Theology contains both what has been revealed by God and our rational understanding of that revelation. Theology receives what has been revealed and then spreads itself to consider all things under that point of view, ordered from God and to God. The things necessary for salvation are the articles of faith, which God has revealed.
Other things, which can be incorporated into theology, are not necessary for salvation, but they make the understanding of things necessary for salvation more explicit.
For Aquinas, then, sacred science can consider all things – all branches of philosophy – from one point of view, insofar as they are revealable, and ordered according to God as their source and end. Faith and reason can be viewed as two intersecting circles, because there are things that are included in both at the same time (things knowable by reason alone which have also been revealed). The circles also have their content which do not intersect – e.g., the Trinity belongs to the realm of theology and faith and it is not attainable or proven by reason (these are things necessary for salvation), and there are also things known by reason alone that God has not revealed, even if he could have.
Reason and faith therefore are neither put in opposition, or in isolation, or in identity.Each has its proper realm according to the point of view of how they are considered.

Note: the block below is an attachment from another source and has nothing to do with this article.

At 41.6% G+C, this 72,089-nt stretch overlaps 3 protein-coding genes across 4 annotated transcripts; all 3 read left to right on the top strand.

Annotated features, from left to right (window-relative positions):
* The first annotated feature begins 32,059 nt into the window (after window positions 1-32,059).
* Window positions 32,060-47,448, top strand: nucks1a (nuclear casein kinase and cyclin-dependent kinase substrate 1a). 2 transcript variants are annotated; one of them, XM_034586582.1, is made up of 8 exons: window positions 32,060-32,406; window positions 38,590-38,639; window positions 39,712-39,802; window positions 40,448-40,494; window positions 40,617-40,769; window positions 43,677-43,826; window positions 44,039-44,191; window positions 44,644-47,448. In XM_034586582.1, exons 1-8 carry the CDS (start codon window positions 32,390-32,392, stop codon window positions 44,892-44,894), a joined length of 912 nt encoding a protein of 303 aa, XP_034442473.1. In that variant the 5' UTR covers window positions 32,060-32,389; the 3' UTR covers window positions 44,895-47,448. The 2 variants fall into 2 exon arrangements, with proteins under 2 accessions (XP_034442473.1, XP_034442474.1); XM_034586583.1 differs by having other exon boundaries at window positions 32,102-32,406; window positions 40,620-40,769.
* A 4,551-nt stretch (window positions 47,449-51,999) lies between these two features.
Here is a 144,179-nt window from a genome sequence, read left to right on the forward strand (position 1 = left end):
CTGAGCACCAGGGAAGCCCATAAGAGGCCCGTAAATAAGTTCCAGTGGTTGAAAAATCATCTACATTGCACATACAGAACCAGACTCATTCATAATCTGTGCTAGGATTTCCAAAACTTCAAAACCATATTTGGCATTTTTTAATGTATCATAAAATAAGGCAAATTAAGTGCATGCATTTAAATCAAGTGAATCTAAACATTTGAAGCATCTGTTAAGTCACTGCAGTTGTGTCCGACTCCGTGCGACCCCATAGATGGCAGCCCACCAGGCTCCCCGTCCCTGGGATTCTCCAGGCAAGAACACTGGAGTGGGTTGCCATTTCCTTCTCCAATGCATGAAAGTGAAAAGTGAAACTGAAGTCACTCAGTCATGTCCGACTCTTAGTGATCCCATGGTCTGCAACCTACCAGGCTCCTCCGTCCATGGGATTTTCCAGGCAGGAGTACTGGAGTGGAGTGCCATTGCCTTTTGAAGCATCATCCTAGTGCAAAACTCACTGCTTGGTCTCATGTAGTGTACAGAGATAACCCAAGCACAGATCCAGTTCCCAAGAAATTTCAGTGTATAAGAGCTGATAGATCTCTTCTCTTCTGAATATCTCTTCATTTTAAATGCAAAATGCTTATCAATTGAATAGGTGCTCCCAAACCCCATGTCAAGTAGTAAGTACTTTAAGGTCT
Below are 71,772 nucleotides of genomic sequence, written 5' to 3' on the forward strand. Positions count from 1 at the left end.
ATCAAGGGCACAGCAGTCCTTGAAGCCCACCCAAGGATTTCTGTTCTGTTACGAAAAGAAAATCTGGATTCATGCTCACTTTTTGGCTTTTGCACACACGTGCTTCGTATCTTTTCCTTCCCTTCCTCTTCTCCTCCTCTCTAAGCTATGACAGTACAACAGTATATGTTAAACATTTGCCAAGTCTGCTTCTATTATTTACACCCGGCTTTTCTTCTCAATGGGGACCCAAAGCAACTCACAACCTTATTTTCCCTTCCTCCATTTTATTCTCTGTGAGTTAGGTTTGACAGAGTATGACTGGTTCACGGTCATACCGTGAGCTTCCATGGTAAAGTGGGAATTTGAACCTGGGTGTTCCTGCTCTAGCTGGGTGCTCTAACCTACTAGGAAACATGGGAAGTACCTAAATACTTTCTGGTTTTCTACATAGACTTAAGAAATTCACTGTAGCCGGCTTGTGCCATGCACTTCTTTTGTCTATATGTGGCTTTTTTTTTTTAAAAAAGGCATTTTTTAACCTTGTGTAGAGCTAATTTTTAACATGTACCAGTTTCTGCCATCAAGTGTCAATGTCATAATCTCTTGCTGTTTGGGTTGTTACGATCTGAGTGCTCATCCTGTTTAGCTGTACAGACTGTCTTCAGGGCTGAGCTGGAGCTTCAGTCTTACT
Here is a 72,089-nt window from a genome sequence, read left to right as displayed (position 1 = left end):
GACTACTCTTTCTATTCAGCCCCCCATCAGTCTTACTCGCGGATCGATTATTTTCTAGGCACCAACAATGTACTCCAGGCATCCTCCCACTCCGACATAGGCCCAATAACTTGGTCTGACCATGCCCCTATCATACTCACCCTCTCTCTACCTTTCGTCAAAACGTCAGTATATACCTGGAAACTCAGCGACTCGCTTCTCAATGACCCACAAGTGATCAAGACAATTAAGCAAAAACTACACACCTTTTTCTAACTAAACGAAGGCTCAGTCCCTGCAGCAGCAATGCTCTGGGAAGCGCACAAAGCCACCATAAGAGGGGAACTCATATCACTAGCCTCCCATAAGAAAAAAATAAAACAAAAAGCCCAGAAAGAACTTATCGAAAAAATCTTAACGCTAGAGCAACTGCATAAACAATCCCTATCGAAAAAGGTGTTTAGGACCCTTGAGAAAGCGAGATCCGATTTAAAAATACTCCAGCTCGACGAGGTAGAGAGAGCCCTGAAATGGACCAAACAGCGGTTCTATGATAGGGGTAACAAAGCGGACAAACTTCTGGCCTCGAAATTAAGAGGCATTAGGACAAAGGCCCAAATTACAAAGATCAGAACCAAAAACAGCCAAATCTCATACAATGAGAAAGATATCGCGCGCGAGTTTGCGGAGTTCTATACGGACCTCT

Theology, however, is the higher science because it can encompass everything philosophy can discover, but it also includes things revealed that philosophy cannot discover. Also, when theology consider all revealable things sub ratione Dei, it does so in a way that is in accordance with human reason, because human reason, while limited and unable to attain to the revelatum, is never in conflict with it. Even when faith and reason cover the same territory, they each retain their own characteristics.
For human reason, sensible objects are always the point of departure of all of our knowledge, even as they have retained vestiges of the divine nature as their cause. Reason thus can have a preliminary role of pointing us to investigate the Ultimate Cause. It can also have a didactic purpose of explaining what has been revealed: either in the different ways of apologetics (confuting Christian or pagan error, etc.) as well as developing Christian theology in a coherent and encompassing way, approximating the knowledge of all things to the knowledge God has of himself and the knowledge that the blessed in heaven have.
Reason is used by theology to clarify the truths of faith. But the truths of faith that depend of revelation – the revelatum – cannot be attainable by reason alone or proven by reason alone. The attempt to do so is to confirm the unbeliever in his unbelief.
In this way, Aquinas is neither a rationalist nor a fideist.
He is not a rationalist because he makes very clear that things that are necessary for salvation can only be known through revelation and received by faith. He is not a fideist because he both preserves the legitimate realm of philosophy in which things can be considered as they are in themselves, as well as incorporates it into the realm of theology in which all things are considered from the point of view of revelation, while being understood in accordance with human reason.
Aquinas protects theology from rationalism and creation from contemptio mundi. In this way, grace does not destroy nature but perfects it.